Most people have experienced that prickly, stinging sensation known as pins and needles – or paraesthesia, to be medically accurate. It usually occurs when pressure is applied to the affected area, which restricts the blood supply to the nerves in that area. The limb may feel numb while the pressure is still applied, but the tingling generally starts when the blood flow resumes and the nerves start to send signals back to the brain again. In time they should disappear once the blood flow returns to normal.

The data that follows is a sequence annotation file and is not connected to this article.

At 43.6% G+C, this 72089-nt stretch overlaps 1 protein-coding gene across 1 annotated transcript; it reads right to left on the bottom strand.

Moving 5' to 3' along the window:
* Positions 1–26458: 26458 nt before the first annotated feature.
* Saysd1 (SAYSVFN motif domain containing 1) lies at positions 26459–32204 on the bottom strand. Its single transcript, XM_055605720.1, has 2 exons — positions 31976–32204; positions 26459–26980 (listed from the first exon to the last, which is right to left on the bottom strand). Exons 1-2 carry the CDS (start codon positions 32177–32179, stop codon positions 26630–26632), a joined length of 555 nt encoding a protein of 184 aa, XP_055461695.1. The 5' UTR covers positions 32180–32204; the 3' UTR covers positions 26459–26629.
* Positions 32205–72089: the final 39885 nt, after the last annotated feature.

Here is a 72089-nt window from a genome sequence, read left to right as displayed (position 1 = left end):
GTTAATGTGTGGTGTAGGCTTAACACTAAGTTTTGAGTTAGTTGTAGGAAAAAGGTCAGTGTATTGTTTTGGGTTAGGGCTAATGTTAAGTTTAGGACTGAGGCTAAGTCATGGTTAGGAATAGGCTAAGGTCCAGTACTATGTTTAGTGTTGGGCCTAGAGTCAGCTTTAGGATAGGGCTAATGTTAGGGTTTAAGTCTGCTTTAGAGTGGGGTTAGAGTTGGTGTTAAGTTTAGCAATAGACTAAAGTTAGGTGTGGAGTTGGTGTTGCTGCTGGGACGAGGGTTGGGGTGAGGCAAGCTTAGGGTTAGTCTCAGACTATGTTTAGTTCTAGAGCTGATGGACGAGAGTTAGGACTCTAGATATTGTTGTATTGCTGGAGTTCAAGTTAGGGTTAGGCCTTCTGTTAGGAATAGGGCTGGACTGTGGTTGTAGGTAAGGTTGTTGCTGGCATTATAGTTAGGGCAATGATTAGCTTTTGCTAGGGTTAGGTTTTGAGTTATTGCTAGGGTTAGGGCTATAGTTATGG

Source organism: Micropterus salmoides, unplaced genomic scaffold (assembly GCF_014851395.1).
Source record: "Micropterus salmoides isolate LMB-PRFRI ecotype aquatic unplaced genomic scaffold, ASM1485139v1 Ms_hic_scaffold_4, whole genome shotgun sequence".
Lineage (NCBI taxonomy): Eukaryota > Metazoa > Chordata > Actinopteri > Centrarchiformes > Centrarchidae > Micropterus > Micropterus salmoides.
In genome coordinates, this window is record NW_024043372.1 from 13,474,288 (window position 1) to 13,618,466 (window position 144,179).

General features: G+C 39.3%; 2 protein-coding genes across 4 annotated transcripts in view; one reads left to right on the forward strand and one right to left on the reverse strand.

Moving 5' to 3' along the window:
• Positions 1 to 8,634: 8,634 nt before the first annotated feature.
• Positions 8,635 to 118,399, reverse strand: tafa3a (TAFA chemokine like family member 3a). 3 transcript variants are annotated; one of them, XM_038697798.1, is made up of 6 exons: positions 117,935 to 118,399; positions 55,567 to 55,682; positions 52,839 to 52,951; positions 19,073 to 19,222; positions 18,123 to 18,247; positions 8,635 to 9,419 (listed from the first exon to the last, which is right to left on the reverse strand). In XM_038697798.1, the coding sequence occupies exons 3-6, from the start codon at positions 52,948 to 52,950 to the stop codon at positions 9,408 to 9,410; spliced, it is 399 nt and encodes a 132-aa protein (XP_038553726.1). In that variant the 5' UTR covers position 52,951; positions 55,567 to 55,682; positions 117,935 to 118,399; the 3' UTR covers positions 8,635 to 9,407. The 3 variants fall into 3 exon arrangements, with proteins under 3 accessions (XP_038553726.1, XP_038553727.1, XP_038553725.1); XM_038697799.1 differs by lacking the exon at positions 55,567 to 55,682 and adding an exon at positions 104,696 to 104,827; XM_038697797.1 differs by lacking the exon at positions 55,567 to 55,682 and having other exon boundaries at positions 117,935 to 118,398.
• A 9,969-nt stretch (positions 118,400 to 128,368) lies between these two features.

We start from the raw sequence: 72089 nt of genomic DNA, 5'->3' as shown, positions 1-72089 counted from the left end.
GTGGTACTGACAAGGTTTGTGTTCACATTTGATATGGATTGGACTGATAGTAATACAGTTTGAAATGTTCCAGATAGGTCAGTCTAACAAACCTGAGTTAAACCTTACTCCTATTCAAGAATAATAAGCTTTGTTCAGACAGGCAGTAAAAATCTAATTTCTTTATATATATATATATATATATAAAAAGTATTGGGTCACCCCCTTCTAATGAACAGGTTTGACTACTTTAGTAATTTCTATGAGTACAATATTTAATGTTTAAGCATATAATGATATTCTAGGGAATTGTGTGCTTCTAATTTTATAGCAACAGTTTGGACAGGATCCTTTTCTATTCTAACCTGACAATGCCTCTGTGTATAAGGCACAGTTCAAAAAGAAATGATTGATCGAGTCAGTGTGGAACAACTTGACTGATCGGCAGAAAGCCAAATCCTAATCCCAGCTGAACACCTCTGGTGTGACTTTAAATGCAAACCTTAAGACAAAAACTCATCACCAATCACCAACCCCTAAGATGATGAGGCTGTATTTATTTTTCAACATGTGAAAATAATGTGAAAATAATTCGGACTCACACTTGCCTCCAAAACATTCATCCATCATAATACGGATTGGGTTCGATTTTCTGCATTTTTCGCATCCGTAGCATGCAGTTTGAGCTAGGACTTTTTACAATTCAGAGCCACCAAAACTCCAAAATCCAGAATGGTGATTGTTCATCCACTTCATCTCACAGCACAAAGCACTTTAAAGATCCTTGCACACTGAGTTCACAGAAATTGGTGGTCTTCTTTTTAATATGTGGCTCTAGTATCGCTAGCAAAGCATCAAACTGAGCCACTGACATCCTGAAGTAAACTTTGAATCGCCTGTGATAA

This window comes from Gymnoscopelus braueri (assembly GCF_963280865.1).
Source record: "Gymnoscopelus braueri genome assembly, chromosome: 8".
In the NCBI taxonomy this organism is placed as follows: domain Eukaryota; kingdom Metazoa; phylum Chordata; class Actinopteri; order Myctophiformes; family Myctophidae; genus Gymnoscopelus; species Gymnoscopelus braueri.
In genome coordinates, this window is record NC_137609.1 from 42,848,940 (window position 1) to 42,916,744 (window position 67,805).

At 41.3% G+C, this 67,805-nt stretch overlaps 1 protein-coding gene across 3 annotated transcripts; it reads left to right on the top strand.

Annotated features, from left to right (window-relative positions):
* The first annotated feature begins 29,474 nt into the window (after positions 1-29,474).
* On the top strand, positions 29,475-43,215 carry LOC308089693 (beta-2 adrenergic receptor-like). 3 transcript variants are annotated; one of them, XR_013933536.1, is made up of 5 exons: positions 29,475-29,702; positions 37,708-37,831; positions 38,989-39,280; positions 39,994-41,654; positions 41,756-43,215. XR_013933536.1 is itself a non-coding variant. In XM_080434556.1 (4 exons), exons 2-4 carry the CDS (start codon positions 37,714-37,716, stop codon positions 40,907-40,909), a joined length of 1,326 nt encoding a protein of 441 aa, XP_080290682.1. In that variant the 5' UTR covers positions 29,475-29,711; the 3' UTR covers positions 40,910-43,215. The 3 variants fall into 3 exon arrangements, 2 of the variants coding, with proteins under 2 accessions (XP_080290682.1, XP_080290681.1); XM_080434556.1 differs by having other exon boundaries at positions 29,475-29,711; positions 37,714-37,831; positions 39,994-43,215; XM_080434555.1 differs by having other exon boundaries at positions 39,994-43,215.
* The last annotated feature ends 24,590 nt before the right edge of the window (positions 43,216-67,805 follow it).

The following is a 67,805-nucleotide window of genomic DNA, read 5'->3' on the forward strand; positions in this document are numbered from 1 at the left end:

If pins and needles are a recurring problem over a long period of time, they are referred to as chronic pins and needles. In these circumstances advice should be sought from a medical professional, as this could mean there is an underlying serious condition such as multiple sclerosis or diabetes.
Rik Sargent, Science Museum